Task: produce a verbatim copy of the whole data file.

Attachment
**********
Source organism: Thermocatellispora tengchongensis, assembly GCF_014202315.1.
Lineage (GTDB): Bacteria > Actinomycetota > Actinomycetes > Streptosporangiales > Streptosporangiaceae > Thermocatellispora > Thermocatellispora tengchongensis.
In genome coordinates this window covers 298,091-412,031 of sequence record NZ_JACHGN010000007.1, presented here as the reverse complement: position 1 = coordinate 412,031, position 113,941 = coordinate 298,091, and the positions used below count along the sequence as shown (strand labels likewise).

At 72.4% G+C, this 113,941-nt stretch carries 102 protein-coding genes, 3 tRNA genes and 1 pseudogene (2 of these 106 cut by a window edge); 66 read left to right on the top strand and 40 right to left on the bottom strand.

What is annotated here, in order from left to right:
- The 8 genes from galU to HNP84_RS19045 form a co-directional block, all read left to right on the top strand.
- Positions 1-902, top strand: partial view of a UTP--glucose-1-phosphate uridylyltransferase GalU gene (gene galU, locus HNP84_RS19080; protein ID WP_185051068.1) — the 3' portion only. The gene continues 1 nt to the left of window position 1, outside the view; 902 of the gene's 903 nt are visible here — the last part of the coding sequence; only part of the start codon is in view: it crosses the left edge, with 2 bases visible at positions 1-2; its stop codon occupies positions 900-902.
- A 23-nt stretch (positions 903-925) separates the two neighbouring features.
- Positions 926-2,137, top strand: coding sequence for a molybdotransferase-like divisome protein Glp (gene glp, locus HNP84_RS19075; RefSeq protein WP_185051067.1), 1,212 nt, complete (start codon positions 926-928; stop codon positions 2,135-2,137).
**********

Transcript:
Source organism: Thermocatellispora tengchongensis, assembly GCF_014202315.1.
Lineage (GTDB): Bacteria > Actinomycetota > Actinomycetes > Streptosporangiales > Streptosporangiaceae > Thermocatellispora > Thermocatellispora tengchongensis.
In genome coordinates this window covers 298,091-412,031 of sequence record NZ_JACHGN010000007.1, presented here as the reverse complement: position 1 = coordinate 412,031, position 113,941 = coordinate 298,091, and the positions used below count along the sequence as shown (strand labels likewise).

At 72.4% G+C, this 113,941-nt stretch carries 102 protein-coding genes, 3 tRNA genes and 1 pseudogene (2 of these 106 cut by a window edge); 66 read left to right on the top strand and 40 right to left on the bottom strand.

What is annotated here, in order from left to right:
- The 8 genes from galU to HNP84_RS19045 form a co-directional block, all read left to right on the top strand.
- Positions 1-902, top strand: partial view of a UTP--glucose-1-phosphate uridylyltransferase GalU gene (gene galU, locus HNP84_RS19080; protein ID WP_185051068.1) — the 3' portion only. The gene continues 1 nt to the left of window position 1, outside the view; 902 of the gene's 903 nt are visible here — the last part of the coding sequence; only part of the start codon is in view: it crosses the left edge, with 2 bases visible at positions 1-2; its stop codon occupies positions 900-902.
- A 23-nt stretch (positions 903-925) separates the two neighbouring features.
- Positions 926-2,137, top strand: coding sequence for a molybdotransferase-like divisome protein Glp (gene glp, locus HNP84_RS19075; RefSeq protein WP_185051067.1), 1,212 nt, complete (start codon positions 926-928; stop codon positions 2,135-2,137).